Since Agile is flexible and adaptable, long-term deadlines don’t immediately fit into Agile and it was once said to me by a Product Owner that 'in agile there are no deadlines'. Baffled by this I thought 'of course there is, Sprints are time boxed and the Sprint Plan has a set amount of time dedicated to it'.
Bearing in mind that the product owned by this PO had frequent issues I found it no surprise by what I was hearing but I should have reminded myself that in agile, the focus is on short-term pace. It’s not about delivery by a certain date far in the future to meet a long term goal, it’s about achieving a certain outcome.
Long term goals also have midterm goals and these are the outcomes we work toward, looking to eventually get to where we want to be in the long term, but also equally happy to be somewhere else as long it is the 'right thing'.
This does not preclude the possibility of long term planning though in order to achieve a particular outcome. Estimation of tasks, pace sustainability and predictability of velocity are what allow us to predict completion and to meet known, long term objectives, or at least to adapt an approach in order to try and meet a date and most salient feature set passed down from above.
We even have Burn Up charts to help predict when we will finish. The blue line shows total work to be done and the red is the 'burn up' as work is completed. If it looks like work can't be completed by a certain date then it's time to negotiate the scope.
Is agile failing long term business planning or is top down planning failing the business?
We are all accustomed to the diktats that come from above and we are all equally accustomed to projects not quite being delivered on the date that was set 12 months earlier.
Agile development works but there is a worry that it is failing to meet expectations in larger organisations, and is often failing because long term planning conflicts with the notion of lean, and that planning so far in the future is wasteful because the business climate will often change.
Major capital outlays are decided typically six to twelve months in advance and a business case may have been built in the previous financial year. Planning for up to a year in the future is not a time frame that fits the agile approach.
If a plan is built for the following year, who is to say that what was relevant in May will still be relevant when the new year begins? A static environment does not exist.
So how do you get the benefit from strategic planning while maintaining agility?
Planning should be more dynamic, at least quarterly, and is often seen monthly in steering committees. One way to be dynamic is through looking at various options. If option A is not successful, then ensure that option B is executed.
Planning should be framed by the project or organisation's vision and every thing that is planned, every change in the business climate, every new opportunity, should be referenced to the vision. I do not believe this to be unusual. Change is handed down all the time.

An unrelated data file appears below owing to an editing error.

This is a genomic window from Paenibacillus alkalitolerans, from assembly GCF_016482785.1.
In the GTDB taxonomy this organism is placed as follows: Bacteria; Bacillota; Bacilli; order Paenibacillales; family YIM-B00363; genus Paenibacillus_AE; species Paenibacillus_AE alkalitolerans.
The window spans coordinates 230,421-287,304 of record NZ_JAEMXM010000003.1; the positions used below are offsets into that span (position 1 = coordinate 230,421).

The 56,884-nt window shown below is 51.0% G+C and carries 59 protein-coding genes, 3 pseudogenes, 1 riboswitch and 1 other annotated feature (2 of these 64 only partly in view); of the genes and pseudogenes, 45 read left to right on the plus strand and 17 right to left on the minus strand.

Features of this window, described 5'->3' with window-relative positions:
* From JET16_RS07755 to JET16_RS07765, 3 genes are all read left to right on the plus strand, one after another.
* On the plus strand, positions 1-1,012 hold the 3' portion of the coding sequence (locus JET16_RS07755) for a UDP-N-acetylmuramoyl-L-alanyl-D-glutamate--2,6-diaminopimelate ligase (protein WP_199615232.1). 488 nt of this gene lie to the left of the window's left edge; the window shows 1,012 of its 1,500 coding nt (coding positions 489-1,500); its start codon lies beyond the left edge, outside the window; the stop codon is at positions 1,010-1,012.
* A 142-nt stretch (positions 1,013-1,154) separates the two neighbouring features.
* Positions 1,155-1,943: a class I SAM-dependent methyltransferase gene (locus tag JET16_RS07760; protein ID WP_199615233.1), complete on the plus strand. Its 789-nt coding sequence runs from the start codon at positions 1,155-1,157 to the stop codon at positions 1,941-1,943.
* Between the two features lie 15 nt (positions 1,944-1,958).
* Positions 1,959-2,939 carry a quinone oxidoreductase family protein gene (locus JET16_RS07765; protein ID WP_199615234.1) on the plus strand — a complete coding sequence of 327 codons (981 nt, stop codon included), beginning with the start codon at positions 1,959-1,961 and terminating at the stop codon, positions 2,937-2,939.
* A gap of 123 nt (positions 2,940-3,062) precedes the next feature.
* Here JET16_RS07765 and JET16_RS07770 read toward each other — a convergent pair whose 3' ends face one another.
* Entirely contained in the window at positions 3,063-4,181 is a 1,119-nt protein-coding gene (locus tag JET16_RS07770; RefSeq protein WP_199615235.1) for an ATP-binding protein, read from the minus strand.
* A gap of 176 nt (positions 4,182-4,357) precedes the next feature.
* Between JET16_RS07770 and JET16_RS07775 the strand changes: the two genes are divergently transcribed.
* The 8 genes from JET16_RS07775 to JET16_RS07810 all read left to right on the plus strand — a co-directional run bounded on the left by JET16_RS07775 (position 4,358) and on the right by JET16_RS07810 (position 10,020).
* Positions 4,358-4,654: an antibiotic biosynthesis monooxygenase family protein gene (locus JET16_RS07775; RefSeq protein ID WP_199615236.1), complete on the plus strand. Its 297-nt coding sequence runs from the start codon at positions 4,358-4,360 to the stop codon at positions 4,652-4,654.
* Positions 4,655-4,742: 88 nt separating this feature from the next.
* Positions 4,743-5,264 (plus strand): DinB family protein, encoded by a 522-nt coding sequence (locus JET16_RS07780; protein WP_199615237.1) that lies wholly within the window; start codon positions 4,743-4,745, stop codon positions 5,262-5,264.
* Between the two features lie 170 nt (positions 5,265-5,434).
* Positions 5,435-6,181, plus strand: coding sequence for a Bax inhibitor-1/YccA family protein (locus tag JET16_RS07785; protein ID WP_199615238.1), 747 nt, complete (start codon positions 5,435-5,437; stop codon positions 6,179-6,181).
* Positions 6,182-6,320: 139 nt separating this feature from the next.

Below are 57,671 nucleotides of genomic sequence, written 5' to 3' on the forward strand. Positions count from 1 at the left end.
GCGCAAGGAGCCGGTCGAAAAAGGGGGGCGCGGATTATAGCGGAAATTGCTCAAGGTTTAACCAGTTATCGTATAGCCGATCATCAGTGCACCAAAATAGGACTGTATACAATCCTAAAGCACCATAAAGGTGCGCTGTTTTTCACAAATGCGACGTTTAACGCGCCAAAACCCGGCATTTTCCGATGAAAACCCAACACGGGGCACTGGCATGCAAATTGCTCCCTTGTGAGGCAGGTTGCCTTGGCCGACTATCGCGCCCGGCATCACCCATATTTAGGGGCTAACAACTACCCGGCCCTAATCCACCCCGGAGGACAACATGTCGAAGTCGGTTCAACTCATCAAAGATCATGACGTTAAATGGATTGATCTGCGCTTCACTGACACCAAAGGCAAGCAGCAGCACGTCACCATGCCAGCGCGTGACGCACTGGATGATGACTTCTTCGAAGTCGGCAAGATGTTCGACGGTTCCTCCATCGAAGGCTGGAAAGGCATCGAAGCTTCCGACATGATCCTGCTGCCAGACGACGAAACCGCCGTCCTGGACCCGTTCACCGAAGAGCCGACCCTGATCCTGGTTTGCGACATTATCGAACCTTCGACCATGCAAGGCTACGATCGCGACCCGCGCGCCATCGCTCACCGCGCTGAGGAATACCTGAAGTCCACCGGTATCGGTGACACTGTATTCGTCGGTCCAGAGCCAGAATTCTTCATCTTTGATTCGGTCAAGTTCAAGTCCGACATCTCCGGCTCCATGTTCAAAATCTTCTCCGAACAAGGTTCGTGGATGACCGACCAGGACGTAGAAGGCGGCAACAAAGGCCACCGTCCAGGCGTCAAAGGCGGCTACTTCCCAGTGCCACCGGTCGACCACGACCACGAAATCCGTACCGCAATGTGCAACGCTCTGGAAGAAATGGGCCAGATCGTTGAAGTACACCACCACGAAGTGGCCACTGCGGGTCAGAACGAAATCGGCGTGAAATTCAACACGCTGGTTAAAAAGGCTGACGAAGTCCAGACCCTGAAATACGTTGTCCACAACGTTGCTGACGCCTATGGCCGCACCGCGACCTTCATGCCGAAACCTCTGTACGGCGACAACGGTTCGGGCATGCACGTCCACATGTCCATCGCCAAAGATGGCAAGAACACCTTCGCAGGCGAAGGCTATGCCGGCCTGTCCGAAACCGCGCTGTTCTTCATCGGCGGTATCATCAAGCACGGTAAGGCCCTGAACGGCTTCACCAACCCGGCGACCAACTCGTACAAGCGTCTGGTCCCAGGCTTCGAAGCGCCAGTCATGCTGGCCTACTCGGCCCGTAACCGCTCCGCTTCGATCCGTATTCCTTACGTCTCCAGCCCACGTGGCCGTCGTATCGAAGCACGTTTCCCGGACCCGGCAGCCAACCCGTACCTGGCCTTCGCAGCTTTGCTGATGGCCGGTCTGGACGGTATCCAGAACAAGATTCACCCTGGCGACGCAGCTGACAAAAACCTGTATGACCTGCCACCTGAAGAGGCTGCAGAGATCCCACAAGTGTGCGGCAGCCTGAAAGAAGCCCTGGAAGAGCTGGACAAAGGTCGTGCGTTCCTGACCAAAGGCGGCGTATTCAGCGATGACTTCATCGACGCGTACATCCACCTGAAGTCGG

Away from the grand strategic planning at C-suite though, at the actual delivery level of writing software, changing tack always happens either by design, or to try and meet a date. This is where the the conflict between strategic planning and software delivery occurs.
By being agile, we need to understanding what is actually important in what we want to build at any point in the delivery i.e. reference to the vision, and by understanding velocity, change can happen incrementally while still building towards the vision or date. This is what the strategic planners need to accept.
How can we implement an Agile process when the project is either fixed bid and/or fixed schedule, with a set list of user stories to implement?
It's fantasy to think that a project can be completed in a fixed time with a fixed set of stories to deliver. We often try to do this but realise that something has to give.
By understanding the vision, what is important in what we want to build, and how fast we are building, we can always build what is most valuable. We will also know whether or not the deadlines will be met - hence why a Burnup Chart is so useful. If they can't be met, then the team should negotiate what the team or product needs to be successful.
However, if the Product Owner has been continually ordering the user stories according business importance, the team will have been working on the most valuable items first. According to the 80/20 rule (Pareto principle that 80% of a certain piece of software can be written in 20% of the total time allocated), there may be no need to work on the remaining 20% anyway. Late delivery? Actually it may be an early delivery if the least valuable work is no longer regarded as being needed.
In Scrum, three attributes are fixed:
- Time is set by sprint length.
- Cost is set by the Scrum Team
- Quality is set by complying with the Definition of Done
The last attribute is variable:
- Scope is based upon the velocity and business value of the Product Backlog Items. This will decide what will actually be delivered. By changing the scope of a sprint we can move towards the most important elements that bring us closer to the strategic objectives.